The Marlin Lever Action Cycle
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as a tinkerer. This
article explains work that I performed to my guns without the
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article require special tools and cannot/should not be performed
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Ever since getting into Cowboy Action Shooting, I
have been totally infatuated with lever-action rifles.
I have several Marlins in my collection: an
1894 CB in .45 Colt, an 1895 CB in .45-70, a 336 in .30-30, and a 39A in .22
S/L/LR. All but the 39a have the
same action. The 336 and 1895 have
an internal round bolt, and the 1894 has an external “square” bolt.
The round bolt receivers are stronger because the rear of the receiver is
closed, whereas the square bolt receivers are open in the rear to allow the bolt
have been many comments in the gun forums about how this action functions, some
of which disagreed with each other.
So, I decided to find out for myself how this action worked.
This way I could see what areas I needed to polish and be able to
troubleshoot any problem that may arise.
photos in this article are for my 336, but the description of the cycle applies
to most, if not all, big-bore Marlin lever-action rifles.
It is difficult to see how the parts interact when installed in the
rifle, so I drilled two holes the proper distance apart in a bench block to
mount the carrier and lever.
are two different types of levers depending on when the rifle was built.
A pre-1985 lever is flat with two large bevels on the right side.
The 1985 and later lever has a large slot milled on the right side with
two small bevels. I’ve tested both
in my 1976 336 and they both seem to function properly but using a 1985 lever in
a pre-1985 rifle should be checked and installed by a competent gunsmith.
carrier rocker sits in a groove milled into the carrier and rotates on a pivot
pin. There is a small spring
underneath the rocker to hold it out and against the lever.
Target Suite has an excellent YouTube video on how the lever and carrier
hook on the end of the rocker causes the carrier to move up so the bolt can feed
a cartridge from the carrier into the chamber.
The rocker pivots so the lever can slide over the hook when the action is
are two lips or ledges on the carrier; the lip on top where the rocker rides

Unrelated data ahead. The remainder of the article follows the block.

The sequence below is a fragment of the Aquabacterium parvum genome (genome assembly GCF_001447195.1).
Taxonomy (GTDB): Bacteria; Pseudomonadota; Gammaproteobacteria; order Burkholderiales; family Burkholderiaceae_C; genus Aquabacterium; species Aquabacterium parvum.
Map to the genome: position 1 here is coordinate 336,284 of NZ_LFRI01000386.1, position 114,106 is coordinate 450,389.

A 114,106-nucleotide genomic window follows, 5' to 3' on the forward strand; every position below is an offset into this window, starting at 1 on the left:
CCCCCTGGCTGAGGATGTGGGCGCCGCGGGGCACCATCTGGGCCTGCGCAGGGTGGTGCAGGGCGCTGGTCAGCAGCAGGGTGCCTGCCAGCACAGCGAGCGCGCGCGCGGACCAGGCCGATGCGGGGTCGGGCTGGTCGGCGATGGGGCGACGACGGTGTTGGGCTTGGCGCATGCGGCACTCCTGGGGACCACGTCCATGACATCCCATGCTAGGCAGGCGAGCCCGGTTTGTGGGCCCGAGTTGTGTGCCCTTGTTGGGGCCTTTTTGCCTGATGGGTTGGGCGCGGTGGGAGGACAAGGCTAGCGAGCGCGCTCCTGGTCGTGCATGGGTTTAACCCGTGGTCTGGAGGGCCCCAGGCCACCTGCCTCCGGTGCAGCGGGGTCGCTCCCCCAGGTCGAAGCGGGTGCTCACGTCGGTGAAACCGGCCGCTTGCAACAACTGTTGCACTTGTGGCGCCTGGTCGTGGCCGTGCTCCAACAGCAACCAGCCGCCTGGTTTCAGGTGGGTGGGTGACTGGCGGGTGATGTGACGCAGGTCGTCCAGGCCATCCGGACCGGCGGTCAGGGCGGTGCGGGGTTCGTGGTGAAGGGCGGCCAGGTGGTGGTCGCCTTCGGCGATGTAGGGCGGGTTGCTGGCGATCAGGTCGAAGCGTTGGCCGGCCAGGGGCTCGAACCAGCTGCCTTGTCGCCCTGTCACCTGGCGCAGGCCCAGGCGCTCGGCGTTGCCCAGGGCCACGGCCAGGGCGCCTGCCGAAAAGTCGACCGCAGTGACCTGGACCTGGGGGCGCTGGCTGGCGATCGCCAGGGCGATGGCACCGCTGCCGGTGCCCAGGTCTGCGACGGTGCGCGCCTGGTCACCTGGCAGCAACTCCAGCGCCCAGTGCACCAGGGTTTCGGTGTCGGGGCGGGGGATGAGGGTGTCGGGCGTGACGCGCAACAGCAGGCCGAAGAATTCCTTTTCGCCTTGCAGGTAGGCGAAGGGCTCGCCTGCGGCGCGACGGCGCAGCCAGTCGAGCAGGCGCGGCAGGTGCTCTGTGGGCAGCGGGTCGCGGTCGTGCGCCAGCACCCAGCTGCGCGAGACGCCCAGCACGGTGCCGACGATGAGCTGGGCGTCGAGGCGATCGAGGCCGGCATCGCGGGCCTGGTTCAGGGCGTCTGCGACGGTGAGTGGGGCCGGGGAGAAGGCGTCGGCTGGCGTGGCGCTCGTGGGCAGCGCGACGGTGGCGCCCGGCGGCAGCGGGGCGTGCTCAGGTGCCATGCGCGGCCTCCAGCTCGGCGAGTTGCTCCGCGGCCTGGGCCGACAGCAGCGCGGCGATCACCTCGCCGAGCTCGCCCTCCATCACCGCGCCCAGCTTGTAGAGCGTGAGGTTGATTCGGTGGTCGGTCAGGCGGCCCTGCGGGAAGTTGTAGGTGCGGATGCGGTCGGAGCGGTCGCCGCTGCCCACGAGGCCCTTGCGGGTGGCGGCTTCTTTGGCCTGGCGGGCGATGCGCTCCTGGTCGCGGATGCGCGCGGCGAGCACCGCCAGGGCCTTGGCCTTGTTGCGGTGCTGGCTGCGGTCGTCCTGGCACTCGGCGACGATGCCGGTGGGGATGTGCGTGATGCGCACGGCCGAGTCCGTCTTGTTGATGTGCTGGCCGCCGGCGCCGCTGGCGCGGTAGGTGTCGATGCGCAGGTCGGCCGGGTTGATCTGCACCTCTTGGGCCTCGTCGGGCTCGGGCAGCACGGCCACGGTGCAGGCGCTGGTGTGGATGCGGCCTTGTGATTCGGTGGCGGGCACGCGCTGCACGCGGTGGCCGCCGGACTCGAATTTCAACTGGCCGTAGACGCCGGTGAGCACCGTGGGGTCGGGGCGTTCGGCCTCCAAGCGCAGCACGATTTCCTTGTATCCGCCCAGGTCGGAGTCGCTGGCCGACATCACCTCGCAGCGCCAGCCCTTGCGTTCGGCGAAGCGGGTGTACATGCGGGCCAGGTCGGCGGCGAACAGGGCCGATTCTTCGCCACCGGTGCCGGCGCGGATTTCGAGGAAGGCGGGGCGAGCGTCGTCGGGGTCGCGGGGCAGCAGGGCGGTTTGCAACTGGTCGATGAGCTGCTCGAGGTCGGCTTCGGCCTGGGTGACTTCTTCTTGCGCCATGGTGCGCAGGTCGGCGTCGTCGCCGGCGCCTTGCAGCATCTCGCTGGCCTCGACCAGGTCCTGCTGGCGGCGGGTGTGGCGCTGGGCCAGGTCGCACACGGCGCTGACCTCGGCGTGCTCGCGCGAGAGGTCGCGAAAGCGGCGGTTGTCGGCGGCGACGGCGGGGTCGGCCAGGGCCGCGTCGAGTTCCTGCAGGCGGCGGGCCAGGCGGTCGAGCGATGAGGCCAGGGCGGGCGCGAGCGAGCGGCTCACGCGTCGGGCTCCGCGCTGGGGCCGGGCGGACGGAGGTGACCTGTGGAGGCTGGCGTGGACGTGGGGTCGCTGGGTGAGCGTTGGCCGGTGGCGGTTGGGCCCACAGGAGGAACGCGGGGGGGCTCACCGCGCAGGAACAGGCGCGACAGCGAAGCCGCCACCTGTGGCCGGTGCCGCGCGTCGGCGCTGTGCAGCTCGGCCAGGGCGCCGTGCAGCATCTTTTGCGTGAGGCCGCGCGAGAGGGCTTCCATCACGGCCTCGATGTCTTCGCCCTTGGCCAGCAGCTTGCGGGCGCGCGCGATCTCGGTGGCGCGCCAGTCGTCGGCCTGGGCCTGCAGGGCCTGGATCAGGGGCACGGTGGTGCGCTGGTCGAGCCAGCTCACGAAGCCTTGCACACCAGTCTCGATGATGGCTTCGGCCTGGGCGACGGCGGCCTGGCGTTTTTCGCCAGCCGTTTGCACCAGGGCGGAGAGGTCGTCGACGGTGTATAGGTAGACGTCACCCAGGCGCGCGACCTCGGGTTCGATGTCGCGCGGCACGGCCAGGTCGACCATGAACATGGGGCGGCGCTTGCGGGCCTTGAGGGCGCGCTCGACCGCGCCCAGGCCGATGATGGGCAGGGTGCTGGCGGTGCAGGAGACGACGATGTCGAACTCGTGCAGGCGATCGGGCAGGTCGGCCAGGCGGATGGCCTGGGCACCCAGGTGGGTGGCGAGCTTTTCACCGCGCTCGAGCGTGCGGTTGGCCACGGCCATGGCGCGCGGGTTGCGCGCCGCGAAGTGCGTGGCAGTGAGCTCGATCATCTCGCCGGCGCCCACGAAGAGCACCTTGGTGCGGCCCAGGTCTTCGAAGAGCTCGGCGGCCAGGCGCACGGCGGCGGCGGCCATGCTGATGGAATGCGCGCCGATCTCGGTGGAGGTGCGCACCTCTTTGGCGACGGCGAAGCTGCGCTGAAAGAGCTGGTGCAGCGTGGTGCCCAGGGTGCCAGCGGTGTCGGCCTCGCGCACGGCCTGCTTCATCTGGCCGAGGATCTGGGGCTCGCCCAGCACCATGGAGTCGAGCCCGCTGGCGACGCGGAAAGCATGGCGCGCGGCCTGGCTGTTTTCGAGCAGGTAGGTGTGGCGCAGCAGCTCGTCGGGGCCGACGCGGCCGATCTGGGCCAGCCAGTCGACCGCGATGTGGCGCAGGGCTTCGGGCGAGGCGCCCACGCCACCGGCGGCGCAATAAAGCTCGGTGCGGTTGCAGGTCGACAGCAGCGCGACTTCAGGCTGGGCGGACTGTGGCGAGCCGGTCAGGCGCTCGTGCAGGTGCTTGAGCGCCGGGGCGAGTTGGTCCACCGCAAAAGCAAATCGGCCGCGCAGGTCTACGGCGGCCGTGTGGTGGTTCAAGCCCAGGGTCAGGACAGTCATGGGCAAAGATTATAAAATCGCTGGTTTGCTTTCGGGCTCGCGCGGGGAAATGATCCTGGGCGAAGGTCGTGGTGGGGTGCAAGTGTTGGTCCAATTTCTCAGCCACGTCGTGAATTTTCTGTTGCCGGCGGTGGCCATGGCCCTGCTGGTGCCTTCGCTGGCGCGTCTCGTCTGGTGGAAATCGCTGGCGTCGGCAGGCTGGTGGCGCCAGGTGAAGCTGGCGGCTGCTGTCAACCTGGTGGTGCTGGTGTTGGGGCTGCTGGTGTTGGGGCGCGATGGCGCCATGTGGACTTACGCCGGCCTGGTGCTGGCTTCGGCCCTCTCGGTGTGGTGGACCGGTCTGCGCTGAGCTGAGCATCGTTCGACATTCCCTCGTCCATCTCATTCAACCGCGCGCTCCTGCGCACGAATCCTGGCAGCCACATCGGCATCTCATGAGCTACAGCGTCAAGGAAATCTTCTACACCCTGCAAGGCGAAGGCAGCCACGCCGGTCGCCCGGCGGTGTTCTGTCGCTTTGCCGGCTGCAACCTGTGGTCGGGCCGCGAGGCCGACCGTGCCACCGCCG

prevents the cartridge from traveling any farther onto the carrier, and the
front edge of the lever presses against the lip on the front left to force the
carrier down at the end of the feed cycle.
The four main parts that control the feeding of the cartridge from the magazine
tube to the chamber are the lever, carrier, bolt, and loading gate.
Yes, the loading gate serves an important function.
the lever closed, the front edge of the lever holds the carrier down, the bolt
is closed, the bolt lock is up and held in place, and the top of the lever and
bolt lock keep the bolt closed. The
lower bevel of the lever holds the next cartridge rim against the front notch in
the loading gate preventing it from moving further rearward, which facilitates
loading another round through the loading gate.
Without the loading gate in place there is nothing preventing a cartridge
from being pushed out of the magazine tube.
the lever is opened, during the first 3/4-inch of travel, the bolt lock is drawn
down from the bolt, the lever is unlocked from the bolt lock, and the cartridge
is allowed to move back onto the carrier.
If the lever is closed at this time, the bolt lock is raised to the
locked position, the hook in the lever is locked into the bolt lock, and the
cartridge is moved forward by the lower bevel on the lever so the rim of the
cartridge is again visible in the front notch of the loading gate.
This permits the magazine tube to be topped up.
As the action is opened, the lever approaches the rocker hook, the bolt
opens and moves to the rear, and the cartridge continues moving onto the carrier
pushed by the magazine spring and controlled by the front edge of the lever.
The cartridge case head rides on the front edge of the lever during the
open half of the cycle.
Towards the end of its travel, the lever rides over the rocker hook which pushes
it down against the spring. When the
lever reaches the fully open position, the spring under the rocker pushes the
rocker out so the hook at the end engages the front of the lever.
A cartridge is now completely on the carrier and is ready to be fed into
small cam on the right side of the lever strikes a lobe on the bottom of the
carrier that moves it up about 1/4-inch to block the next cartridge in the
magazine tube and prevent it from feeding.
If the carrier does not move up to block the next cartridge you can get
the dreaded “Marlin jam”, which is a double feed.
The next cartridge in the magazine tube feeds onto the carrier, but since
there is a cartridge already there, part of the second cartridge is on the
carrier, and part is still in the tube effectively preventing the carrier from
rising and jamming the rifle.
can be caused by either a worn cam on the lever, or a notch worn on the bottom